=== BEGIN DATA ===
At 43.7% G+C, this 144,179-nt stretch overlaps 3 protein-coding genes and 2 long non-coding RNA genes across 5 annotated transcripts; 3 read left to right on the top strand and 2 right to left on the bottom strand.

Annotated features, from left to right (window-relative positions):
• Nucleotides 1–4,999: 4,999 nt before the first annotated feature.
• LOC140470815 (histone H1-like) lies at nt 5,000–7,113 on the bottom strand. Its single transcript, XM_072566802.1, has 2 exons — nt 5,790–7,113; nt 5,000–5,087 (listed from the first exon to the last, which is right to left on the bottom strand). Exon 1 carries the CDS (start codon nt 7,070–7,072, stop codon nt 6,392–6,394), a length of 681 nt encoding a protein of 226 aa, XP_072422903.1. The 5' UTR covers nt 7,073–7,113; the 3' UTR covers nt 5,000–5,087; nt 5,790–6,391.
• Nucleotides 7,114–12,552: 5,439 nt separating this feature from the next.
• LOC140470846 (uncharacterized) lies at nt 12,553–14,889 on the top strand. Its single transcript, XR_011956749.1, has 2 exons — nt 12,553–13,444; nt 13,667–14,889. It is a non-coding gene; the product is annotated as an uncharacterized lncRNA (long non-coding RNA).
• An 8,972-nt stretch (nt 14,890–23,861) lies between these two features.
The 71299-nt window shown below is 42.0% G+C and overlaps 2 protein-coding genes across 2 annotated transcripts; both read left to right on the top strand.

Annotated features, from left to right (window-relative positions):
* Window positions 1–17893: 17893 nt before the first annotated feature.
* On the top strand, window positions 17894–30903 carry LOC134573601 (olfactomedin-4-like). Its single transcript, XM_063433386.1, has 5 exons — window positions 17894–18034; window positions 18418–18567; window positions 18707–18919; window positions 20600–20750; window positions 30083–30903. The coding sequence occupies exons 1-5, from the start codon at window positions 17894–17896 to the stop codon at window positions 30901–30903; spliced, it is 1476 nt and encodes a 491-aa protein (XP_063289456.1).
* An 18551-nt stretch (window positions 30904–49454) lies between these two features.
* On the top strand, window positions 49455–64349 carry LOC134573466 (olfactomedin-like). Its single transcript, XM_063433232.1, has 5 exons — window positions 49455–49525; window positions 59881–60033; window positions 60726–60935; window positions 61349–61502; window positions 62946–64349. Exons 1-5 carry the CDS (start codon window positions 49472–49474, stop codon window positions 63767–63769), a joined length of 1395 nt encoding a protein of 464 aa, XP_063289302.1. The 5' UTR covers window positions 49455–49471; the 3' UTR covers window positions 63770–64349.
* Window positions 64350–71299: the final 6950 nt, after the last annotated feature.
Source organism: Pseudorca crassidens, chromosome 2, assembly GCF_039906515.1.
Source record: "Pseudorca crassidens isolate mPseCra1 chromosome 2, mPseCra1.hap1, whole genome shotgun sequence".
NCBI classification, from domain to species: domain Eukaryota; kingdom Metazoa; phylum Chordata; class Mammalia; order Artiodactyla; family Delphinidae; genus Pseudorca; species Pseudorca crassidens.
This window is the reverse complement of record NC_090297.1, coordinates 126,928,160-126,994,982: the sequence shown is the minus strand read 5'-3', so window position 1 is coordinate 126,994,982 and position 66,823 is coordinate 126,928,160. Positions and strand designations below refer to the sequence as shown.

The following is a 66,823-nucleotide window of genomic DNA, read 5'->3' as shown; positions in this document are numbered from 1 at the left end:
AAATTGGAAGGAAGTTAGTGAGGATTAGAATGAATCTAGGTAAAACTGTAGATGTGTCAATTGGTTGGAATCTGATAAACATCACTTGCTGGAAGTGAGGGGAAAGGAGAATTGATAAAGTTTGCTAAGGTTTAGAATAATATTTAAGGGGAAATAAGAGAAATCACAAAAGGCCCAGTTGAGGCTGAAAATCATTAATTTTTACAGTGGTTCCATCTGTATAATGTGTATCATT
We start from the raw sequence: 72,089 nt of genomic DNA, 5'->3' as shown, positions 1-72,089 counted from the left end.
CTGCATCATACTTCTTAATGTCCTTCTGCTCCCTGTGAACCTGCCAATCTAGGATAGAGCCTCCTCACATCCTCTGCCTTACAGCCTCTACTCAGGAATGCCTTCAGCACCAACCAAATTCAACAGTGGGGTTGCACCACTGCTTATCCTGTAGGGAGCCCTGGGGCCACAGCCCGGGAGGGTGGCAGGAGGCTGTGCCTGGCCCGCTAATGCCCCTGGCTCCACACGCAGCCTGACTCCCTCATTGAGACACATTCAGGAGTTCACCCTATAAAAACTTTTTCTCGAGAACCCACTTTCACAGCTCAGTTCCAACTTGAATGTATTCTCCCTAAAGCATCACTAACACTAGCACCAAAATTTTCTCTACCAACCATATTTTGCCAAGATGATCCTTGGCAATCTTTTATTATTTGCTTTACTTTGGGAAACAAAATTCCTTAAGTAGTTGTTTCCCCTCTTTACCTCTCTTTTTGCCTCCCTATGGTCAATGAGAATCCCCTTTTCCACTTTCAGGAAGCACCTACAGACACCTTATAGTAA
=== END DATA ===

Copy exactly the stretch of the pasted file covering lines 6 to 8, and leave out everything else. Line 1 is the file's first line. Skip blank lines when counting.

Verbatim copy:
• LOC140470846 (uncharacterized) lies at nt 12,553–14,889 on the top strand. Its single transcript, XR_011956749.1, has 2 exons — nt 12,553–13,444; nt 13,667–14,889. It is a non-coding gene; the product is annotated as an uncharacterized lncRNA (long non-coding RNA).
• An 8,972-nt stretch (nt 14,890–23,861) lies between these two features.
The 71299-nt window shown below is 42.0% G+C and overlaps 2 protein-coding genes across 2 annotated transcripts; both read left to right on the top strand.